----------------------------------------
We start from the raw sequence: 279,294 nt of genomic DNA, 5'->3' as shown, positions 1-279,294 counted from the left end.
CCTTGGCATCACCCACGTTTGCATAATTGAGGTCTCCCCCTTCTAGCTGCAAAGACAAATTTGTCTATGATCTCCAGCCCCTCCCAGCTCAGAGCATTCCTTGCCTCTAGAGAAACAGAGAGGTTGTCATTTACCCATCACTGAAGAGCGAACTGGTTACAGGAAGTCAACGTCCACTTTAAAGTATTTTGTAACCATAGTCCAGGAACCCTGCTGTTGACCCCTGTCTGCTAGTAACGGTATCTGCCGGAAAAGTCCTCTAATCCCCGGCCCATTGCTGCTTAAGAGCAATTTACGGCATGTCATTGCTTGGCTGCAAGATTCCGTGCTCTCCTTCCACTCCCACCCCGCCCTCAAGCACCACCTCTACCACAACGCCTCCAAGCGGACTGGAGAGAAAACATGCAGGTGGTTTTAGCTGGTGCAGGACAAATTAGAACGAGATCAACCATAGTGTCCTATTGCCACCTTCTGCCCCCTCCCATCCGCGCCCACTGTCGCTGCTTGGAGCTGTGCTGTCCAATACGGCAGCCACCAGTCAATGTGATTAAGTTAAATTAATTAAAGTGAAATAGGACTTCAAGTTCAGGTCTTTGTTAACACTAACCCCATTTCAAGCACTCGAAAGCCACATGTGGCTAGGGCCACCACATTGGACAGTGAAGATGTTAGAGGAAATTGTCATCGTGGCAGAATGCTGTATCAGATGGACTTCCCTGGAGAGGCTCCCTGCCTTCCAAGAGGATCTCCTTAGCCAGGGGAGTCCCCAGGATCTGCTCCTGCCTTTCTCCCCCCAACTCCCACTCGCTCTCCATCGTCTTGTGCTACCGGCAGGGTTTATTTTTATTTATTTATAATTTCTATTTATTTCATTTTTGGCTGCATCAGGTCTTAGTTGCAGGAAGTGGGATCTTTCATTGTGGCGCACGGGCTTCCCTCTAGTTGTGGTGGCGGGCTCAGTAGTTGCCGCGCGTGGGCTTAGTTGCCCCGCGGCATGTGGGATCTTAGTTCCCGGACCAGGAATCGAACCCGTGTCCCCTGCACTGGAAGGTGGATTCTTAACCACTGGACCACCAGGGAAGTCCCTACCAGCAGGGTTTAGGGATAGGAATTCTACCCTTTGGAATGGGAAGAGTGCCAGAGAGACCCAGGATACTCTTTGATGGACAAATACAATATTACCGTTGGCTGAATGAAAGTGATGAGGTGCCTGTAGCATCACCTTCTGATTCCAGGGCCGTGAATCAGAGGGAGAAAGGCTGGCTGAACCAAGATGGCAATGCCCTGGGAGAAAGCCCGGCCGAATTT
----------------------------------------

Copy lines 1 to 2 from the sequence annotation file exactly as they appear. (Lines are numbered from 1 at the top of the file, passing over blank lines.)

We start from the raw sequence: 279,294 nt of genomic DNA, 5'->3' as shown, positions 1-279,294 counted from the left end.
CCTTGGCATCACCCACGTTTGCATAATTGAGGTCTCCCCCTTCTAGCTGCAAAGACAAATTTGTCTATGATCTCCAGCCCCTCCCAGCTCAGAGCATTCCTTGCCTCTAGAGAAACAGAGAGGTTGTCATTTACCCATCACTGAAGAGCGAACTGGTTACAGGAAGTCAACGTCCACTTTAAAGTATTTTGTAACCATAGTCCAGGAACCCTGCTGTTGACCCCTGTCTGCTAGTAACGGTATCTGCCGGAAAAGTCCTCTAATCCCCGGCCCATTGCTGCTTAAGAGCAATTTACGGCATGTCATTGCTTGGCTGCAAGATTCCGTGCTCTCCTTCCACTCCCACCCCGCCCTCAAGCACCACCTCTACCACAACGCCTCCAAGCGGACTGGAGAGAAAACATGCAGGTGGTTTTAGCTGGTGCAGGACAAATTAGAACGAGATCAACCATAGTGTCCTATTGCCACCTTCTGCCCCCTCCCATCCGCGCCCACTGTCGCTGCTTGGAGCTGTGCTGTCCAATACGGCAGCCACCAGTCAATGTGATTAAGTTAAATTAATTAAAGTGAAATAGGACTTCAAGTTCAGGTCTTTGTTAACACTAACCCCATTTCAAGCACTCGAAAGCCACATGTGGCTAGGGCCACCACATTGGACAGTGAAGATGTTAGAGGAAATTGTCATCGTGGCAGAATGCTGTATCAGATGGACTTCCCTGGAGAGGCTCCCTGCCTTCCAAGAGGATCTCCTTAGCCAGGGGAGTCCCCAGGATCTGCTCCTGCCTTTCTCCCCCCAACTCCCACTCGCTCTCCATCGTCTTGTGCTACCGGCAGGGTTTATTTTTATTTATTTATAATTTCTATTTATTTCATTTTTGGCTGCATCAGGTCTTAGTTGCAGGAAGTGGGATCTTTCATTGTGGCGCACGGGCTTCCCTCTAGTTGTGGTGGCGGGCTCAGTAGTTGCCGCGCGTGGGCTTAGTTGCCCCGCGGCATGTGGGATCTTAGTTCCCGGACCAGGAATCGAACCCGTGTCCCCTGCACTGGAAGGTGGATTCTTAACCACTGGACCACCAGGGAAGTCCCTACCAGCAGGGTTTAGGGATAGGAATTCTACCCTTTGGAATGGGAAGAGTGCCAGAGAGACCCAGGATACTCTTTGATGGACAAATACAATATTACCGTTGGCTGAATGAAAGTGATGAGGTGCCTGTAGCATCACCTTCTGATTCCAGGGCCGTGAATCAGAGGGAGAAAGGCTGGCTGAACCAAGATGGCAATGCCCTGGGAGAAAGCCCGGCCGAATTT